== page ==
On Monday, November 5, Tim Berners-Lee unveiled a document called “The Case for the Web” which outlines principles to protect and enhance the web’s future, as well as craft a collective contract for May 2019.
He revealed these plans for a contract at the Web Summit in Lisbon, together with his organization, the Web Foundation.
Signers to join the contract thus far include Facebook, Google, the French Government, Sir Richard Branson, the Georgia Institute of Technology, and more than fifty other organizations and key individuals. Amazon has reportedly not yet joined.
The contract is expected to be finalized in May 2019, the year when the web celebrates its 30th birthday, and when half of the world’s population is expected to be online.
When asked which particular groups he’s targeting to join, Berners-Lee pronounced, “Everybody, everybody.” The hope is that any and all companies, individuals, and governments will participate in crafting this contract. You can show your support here, and also participate on Twitter with #ForTheWeb.
Why do we need a case for the web?
The document begins by chronicling a bit of web history: how we’ve grown from just one website in 1990 to nearly two billion websites at the end of 2018 — or one website for every four people in the world.
Much of that explosive growth has brought life-saving change: uncovering corruption, overthrowing dictators, providing emergency relief from natural disasters, sourcing truth, giving countless people access to education, advancing innovation, creating millions of jobs.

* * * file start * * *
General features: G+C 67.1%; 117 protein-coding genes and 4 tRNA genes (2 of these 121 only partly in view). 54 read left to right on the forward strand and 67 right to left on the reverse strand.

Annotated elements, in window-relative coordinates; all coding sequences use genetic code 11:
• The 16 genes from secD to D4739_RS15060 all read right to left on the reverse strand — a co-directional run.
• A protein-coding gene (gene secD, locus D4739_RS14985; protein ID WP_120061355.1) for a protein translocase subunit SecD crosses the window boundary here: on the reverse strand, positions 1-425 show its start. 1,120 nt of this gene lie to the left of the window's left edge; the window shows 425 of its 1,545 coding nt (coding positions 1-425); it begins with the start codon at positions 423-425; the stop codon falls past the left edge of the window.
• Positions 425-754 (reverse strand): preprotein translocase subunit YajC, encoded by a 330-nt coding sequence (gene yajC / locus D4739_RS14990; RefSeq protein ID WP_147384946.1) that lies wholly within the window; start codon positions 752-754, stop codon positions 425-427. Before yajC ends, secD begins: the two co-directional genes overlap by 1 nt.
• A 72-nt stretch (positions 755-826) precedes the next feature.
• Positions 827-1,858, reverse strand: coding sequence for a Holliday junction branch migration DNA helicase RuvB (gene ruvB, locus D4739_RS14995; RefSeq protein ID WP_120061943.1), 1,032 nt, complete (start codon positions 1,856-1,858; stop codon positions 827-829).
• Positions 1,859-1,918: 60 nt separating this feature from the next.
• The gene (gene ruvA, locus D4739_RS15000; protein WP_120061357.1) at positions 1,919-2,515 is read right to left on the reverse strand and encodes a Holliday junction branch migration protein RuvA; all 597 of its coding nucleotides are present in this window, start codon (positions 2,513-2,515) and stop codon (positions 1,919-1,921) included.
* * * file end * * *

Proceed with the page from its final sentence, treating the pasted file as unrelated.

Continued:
But much of that growth has also carried disastrous consequences: election interference, cyber bullying, misinformation, discrimination, spread of hate speech and terrorism, data breaches and privacy scandals.
For better and for worse, the web has “changed lives and altered the course of history. . . It has changed the way we communicate with each other, opening up new worlds and new ways of thinking, even if we haven’t left home.”
The document then discusses how “the web we know and love is under attack.”
Right now it’s not for everyone — over half the people in the world aren’t online, and most of them are marginalized populations (specifically those from low-income countries and women).
And right now, the vast majority of internet power is concentrated in the hands of a few giant companies:
“More than 90% of online searches go through Google, giving the company tremendous power over what people see when searching online.2 More than half of cloud services run on Amazon. Facebook boasts over 2.2 billion active monthly users, and users of Facebook-owned WhatsApp top 1.5 billion. The responsibility that weighs on the shoulders of these companies and others like them could hardly be greater.”
What is to be done, then? That’s exactly what Berners-Lee and the Web Foundation are trying to accomplish here: “to establish the open web as a public good and a basic right.”
What are the 3 key focus areas of “The Case for the Web”?
The Case for the Web outlines three main efforts the contract hopes to further.
Accessible and affordable for everyone
- Accelerate the rate at which people are coming online
- Drive down the cost of internet access so that people can afford to connect
- Focus on connecting women
Safe and welcoming for everyone
- Protect personal data online
- Ensure automated decision-making is fair and unbiased
- Combat online bullying, harassment and abuse
- Ensure governments respect people’s rights online
Empowering for everyone
- Work toward a diverse, multilingual web
- Treat all online traffic equally
- Put the power back in the hands of the people
What are the core principles?
The core principles thus far include mandates for each governments, companies, and citizens.